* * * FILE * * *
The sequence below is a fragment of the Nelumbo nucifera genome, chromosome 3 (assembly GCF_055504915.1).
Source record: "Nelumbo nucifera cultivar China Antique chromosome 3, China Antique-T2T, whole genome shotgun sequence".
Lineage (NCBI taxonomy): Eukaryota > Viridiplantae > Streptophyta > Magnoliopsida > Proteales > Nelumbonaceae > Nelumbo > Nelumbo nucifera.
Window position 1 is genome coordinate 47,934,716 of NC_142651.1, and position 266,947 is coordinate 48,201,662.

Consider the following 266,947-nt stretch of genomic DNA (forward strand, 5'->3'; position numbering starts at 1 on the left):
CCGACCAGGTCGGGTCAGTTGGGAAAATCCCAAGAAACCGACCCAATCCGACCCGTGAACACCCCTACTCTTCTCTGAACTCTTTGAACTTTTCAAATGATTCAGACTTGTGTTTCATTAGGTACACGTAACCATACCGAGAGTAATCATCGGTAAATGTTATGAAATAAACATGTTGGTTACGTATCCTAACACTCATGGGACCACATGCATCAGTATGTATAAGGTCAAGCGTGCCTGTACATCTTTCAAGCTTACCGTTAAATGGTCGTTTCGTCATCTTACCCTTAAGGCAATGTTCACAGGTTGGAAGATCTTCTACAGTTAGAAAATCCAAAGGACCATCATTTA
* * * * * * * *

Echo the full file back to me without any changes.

The sequence below is a fragment of the Nelumbo nucifera genome, chromosome 3 (assembly GCF_055504915.1).
Source record: "Nelumbo nucifera cultivar China Antique chromosome 3, China Antique-T2T, whole genome shotgun sequence".
Lineage (NCBI taxonomy): Eukaryota > Viridiplantae > Streptophyta > Magnoliopsida > Proteales > Nelumbonaceae > Nelumbo > Nelumbo nucifera.
Window position 1 is genome coordinate 47,934,716 of NC_142651.1, and position 266,947 is coordinate 48,201,662.

Consider the following 266,947-nt stretch of genomic DNA (forward strand, 5'->3'; position numbering starts at 1 on the left):
CCGACCAGGTCGGGTCAGTTGGGAAAATCCCAAGAAACCGACCCAATCCGACCCGTGAACACCCCTACTCTTCTCTGAACTCTTTGAACTTTTCAAATGATTCAGACTTGTGTTTCATTAGGTACACGTAACCATACCGAGAGTAATCATCGGTAAATGTTATGAAATAAACATGTTGGTTACGTATCCTAACACTCATGGGACCACATGCATCAGTATGTATAAGGTCAAGCGTGCCTGTACATCTTTCAAGCTTACCGTTAAATGGTCGTTTCGTCATCTTACCCTTAAGGCAATGTTCACAGGTTGGAAGATCTTCTACAGTTAGAAAATCCAAAGGACCATCATTTA